Reviewed by Magdalena Ball
A Tide Should Be Able to Rise Despite Its Moon
By Jessica Bell
Vine Leaves Press
ISBN: 978-3-98832-094-0, Jan 2023, Paperback
Jessica Bell is quite the polymath, or as she puts it, multipreneur. Not only is she a singer, songwriter, voice-over actor, graphic designer, teacher, coach, co-founder of Vine Leaves Press, and author of books of many different genres from memoir, sci fi, fiction, a wide range of nonfiction how-tos, and poetry, but she has managed to do all of those things to a very high professional level, winning many awards. A Tide Should be Able to Rise Despite Its Moon is Bell’s first book of poetry in over ten years, but regardless of where her extensive creative practice takes her, her work has always reflected a poetic sensibility, so it feels almost like this is her centrepoint.
A Tide Should Be Able to Rise Despite Its Moon Is written loosely around the theme of motherhood. The forty short, untitled poems are warm in tone but never overly syrupy. The work is almost deliberately rooted in ‘beginner’s mind’ – examining the world through the eyes of a child and finding wonder in the ordinary. This sense of wonder can come from anything, from an old photo reel, to balls that have fallen rom the shelf, trees in a park, rocks by a lake, throwing skimming stones, or even listening to a noisy fridge. There is always a little magic below the surface – a link with the earth, ancestors, and something eternal:
It slips and glides across the bay—
an infinite shawl of purple silk
glimmering under the blood red moon.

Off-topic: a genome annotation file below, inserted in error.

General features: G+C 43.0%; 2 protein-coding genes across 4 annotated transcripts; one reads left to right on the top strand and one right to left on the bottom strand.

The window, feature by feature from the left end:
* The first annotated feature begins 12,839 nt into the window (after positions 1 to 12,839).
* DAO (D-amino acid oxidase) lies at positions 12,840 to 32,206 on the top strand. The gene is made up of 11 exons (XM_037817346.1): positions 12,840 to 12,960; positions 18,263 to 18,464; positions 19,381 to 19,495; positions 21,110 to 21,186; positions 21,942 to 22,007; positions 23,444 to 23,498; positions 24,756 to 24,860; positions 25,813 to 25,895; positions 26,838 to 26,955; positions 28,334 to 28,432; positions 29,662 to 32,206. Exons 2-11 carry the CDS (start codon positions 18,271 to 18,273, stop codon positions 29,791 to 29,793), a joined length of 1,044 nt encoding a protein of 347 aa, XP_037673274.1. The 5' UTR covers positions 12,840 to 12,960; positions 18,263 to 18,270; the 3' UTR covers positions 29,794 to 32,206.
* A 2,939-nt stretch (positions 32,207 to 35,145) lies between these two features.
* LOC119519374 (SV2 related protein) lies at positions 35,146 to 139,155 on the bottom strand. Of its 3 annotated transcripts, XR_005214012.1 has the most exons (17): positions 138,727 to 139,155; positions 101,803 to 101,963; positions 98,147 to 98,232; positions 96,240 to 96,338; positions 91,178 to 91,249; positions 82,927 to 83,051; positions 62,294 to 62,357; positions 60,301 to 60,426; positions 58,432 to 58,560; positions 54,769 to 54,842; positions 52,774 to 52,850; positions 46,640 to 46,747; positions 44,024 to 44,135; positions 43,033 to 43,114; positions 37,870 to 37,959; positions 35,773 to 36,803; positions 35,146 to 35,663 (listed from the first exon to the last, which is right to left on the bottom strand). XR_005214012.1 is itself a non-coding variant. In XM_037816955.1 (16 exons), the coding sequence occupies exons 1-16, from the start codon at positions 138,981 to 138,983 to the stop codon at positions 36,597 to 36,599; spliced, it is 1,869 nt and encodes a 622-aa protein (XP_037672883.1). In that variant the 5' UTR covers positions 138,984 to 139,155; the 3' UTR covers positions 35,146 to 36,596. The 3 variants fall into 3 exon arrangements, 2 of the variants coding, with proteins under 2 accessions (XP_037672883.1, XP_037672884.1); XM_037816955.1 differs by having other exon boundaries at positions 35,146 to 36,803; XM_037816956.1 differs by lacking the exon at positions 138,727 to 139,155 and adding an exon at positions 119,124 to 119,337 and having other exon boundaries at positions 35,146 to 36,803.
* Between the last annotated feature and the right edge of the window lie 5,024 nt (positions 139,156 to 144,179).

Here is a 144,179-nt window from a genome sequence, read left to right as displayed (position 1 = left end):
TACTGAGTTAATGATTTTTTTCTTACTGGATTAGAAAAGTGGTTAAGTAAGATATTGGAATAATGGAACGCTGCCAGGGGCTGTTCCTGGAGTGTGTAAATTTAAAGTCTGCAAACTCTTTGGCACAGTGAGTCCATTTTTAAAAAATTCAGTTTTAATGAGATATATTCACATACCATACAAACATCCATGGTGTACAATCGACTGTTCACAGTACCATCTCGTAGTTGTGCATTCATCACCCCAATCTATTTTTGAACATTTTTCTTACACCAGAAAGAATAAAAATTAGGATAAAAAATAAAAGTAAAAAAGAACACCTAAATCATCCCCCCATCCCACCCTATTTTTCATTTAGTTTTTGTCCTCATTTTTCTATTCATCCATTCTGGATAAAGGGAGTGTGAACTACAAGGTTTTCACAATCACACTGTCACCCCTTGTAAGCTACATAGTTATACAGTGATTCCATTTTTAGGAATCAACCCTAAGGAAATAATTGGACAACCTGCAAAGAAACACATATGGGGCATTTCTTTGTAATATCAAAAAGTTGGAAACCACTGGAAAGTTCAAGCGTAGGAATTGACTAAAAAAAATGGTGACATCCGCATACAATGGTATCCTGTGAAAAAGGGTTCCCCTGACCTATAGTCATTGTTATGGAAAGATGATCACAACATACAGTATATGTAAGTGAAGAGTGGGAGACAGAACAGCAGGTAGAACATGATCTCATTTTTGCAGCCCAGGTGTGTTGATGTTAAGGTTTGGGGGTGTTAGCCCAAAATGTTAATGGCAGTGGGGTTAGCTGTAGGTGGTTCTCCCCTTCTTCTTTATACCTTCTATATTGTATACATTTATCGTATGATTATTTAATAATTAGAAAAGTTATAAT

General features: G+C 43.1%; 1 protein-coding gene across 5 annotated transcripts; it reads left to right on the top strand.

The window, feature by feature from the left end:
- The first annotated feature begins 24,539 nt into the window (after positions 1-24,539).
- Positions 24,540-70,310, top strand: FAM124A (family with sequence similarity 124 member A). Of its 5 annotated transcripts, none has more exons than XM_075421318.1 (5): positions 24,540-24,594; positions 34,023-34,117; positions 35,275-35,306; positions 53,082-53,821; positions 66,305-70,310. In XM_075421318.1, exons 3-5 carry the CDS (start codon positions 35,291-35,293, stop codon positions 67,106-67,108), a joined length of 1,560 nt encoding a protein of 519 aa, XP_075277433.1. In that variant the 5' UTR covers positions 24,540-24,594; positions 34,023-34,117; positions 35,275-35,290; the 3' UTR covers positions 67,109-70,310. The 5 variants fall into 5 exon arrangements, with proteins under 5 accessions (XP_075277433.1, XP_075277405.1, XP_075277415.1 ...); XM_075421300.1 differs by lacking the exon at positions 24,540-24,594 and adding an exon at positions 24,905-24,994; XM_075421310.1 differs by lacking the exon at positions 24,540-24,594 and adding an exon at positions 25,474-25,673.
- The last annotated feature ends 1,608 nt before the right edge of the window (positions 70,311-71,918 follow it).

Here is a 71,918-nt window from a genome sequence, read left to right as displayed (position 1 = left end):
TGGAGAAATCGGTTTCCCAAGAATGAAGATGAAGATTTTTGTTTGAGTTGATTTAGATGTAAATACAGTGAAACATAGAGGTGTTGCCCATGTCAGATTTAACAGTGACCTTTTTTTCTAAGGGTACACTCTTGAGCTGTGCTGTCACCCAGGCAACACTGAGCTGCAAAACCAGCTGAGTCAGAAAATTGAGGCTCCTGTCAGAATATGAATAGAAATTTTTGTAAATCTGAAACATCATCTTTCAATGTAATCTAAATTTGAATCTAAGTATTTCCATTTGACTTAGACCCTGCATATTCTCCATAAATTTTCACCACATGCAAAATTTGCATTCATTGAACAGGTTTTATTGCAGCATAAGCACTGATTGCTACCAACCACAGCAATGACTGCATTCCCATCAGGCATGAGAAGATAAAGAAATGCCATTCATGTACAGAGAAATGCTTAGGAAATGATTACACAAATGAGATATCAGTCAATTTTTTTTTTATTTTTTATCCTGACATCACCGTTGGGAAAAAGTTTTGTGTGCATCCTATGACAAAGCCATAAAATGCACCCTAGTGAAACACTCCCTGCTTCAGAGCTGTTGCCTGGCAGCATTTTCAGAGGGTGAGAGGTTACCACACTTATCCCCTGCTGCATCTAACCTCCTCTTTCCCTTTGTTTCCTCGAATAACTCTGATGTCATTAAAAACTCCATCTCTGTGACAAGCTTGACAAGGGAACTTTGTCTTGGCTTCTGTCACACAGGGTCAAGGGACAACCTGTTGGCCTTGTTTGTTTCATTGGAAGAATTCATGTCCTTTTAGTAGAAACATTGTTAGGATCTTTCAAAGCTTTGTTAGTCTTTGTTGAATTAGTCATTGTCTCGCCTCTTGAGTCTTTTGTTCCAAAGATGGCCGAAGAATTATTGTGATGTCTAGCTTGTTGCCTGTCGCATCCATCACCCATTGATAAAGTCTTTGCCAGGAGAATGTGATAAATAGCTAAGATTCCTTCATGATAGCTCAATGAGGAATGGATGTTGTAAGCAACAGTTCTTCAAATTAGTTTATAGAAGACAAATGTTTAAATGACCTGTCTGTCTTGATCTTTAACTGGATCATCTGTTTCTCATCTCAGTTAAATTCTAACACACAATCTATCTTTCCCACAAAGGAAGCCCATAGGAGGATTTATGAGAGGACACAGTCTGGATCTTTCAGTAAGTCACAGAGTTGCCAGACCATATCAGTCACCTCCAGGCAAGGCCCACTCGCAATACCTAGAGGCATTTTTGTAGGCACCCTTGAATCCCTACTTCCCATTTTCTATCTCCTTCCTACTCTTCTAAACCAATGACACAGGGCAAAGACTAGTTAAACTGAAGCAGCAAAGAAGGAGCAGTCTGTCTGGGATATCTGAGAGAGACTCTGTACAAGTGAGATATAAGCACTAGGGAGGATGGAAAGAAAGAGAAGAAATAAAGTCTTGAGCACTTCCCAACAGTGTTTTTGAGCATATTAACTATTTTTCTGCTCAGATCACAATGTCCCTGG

There are multiple quiet epiphanies in A Tide Should Be Able to Rise Despite Its Moon. These happen at unexpected times, peak moments of tension where a zen-like transformation causes the world to temporarily blur and some form of reality appear:
These vehicles of my soul,
detach and dissipate,
my art and mind; momentarily
The work is charged by the natural world, seen at times simultaneously through a child’s eye and an adults, the perspective wavering in and out. The lake, a storm, rocks, insects, trees and the sea, which forms its own backdrop to the work, both as something to watch and live by and something that’s internal:
The road you walk is not chiselled
It is an ocean; a body.
It is not a road at all.
It is you.
Most of the poems in the collection are uplifting, but there are darker pieces as well: an act of road rage (ending in a handshake), fear, frustration, and intense self-doubt, but even in the darker moments, there is a strong thread of droll humour, keeping the tone light. This often comes from Bell’s son Madoc and the clever, funny things he says:
I will not hear another word.
Not about the yellow blow-up duck pool.
They’ll have to work around the last place
his tiny soft feet splashed.
Madoc is the focal point of the book, from his funny Poet-Tree image at the back of the collection, to his perception, his toys and books, his old-soul and humorous observations, his explorations of the world, and even his perspective as he is baptised, but A Tide Should be Able to Rise Despite Its Moon is not only about motherhood. Many of the poems explore the creative process and its challenges, from trying to balance creative work with parenting and other distractions, to self-sabotage, insecurity, lack of music practice, weight gain, sluggishness, the kind of brain fog that we all experience while struggling to find the right way to express things:
Why is it clichéd to admire the sea
and how it glistens under the sun?
Though it is short enough to be a chapbook, A Tide Should be Able to Rise Despite its Moon is densely packed, rich in detail, engaging and moving. It’s the kind of book that would appeal to most readers, as it manages a perfect balance between complexity and simple domesticity. Bell takes the substance of everyday life with a young child and turn it into something transformative that hints at what it means to be a human being in this world.